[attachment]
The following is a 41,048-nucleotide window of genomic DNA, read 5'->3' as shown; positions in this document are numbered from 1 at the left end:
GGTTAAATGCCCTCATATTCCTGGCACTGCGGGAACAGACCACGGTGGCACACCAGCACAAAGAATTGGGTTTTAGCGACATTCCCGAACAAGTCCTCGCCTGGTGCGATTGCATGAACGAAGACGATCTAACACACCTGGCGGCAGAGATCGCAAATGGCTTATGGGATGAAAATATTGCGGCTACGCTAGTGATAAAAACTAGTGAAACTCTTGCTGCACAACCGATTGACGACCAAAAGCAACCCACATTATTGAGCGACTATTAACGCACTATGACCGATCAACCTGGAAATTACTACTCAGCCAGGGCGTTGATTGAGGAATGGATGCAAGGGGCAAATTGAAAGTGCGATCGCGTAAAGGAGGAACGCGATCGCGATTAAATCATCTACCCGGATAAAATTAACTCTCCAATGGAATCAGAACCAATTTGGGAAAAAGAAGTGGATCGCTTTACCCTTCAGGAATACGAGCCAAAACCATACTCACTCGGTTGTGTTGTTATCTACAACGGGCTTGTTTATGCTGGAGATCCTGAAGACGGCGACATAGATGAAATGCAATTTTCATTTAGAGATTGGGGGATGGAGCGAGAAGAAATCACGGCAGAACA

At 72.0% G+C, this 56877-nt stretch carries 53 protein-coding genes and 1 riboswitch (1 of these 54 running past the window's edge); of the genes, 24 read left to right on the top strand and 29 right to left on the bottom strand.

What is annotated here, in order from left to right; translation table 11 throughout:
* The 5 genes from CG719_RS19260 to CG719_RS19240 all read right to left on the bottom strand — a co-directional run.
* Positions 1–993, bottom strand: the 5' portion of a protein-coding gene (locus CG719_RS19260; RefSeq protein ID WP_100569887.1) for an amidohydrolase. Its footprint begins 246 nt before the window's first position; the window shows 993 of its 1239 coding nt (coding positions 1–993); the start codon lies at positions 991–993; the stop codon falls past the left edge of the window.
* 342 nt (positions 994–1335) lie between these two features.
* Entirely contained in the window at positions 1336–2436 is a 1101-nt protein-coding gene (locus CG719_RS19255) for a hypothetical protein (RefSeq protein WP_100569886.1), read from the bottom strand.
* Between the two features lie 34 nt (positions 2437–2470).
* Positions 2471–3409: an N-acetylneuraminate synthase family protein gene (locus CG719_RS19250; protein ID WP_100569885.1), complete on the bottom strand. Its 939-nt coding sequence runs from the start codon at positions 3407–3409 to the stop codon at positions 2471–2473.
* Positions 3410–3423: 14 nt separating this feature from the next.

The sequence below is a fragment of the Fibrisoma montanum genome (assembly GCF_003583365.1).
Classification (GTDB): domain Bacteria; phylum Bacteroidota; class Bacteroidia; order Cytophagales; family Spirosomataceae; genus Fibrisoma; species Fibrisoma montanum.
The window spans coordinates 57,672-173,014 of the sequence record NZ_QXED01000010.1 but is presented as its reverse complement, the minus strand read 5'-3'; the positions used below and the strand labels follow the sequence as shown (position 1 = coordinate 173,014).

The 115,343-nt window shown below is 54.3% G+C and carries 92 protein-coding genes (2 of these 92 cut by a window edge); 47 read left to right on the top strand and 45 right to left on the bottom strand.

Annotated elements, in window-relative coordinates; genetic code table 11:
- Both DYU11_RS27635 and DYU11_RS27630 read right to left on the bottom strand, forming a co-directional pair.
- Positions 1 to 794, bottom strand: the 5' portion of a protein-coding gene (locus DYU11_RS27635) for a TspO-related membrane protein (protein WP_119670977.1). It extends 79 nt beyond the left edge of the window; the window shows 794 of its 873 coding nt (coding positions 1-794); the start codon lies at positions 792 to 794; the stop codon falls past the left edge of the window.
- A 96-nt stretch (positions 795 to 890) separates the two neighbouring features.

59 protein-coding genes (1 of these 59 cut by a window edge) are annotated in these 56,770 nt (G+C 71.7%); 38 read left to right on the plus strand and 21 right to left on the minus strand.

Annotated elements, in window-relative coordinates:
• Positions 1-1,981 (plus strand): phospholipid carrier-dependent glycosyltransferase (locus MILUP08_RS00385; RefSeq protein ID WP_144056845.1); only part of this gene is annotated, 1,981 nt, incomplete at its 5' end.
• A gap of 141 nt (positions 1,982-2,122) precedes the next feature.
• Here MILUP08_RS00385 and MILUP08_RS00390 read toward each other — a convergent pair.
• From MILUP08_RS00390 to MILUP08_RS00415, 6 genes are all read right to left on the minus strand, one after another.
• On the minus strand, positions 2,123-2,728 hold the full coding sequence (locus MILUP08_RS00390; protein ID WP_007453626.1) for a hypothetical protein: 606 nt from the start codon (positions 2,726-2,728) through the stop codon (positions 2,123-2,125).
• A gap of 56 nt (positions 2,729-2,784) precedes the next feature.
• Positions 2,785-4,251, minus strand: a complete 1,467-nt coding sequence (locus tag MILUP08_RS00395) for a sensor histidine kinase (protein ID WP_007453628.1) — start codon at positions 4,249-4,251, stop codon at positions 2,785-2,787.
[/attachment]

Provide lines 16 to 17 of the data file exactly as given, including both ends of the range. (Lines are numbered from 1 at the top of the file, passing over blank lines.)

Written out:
Annotated elements, in window-relative coordinates; genetic code table 11:
- Both DYU11_RS27635 and DYU11_RS27630 read right to left on the bottom strand, forming a co-directional pair.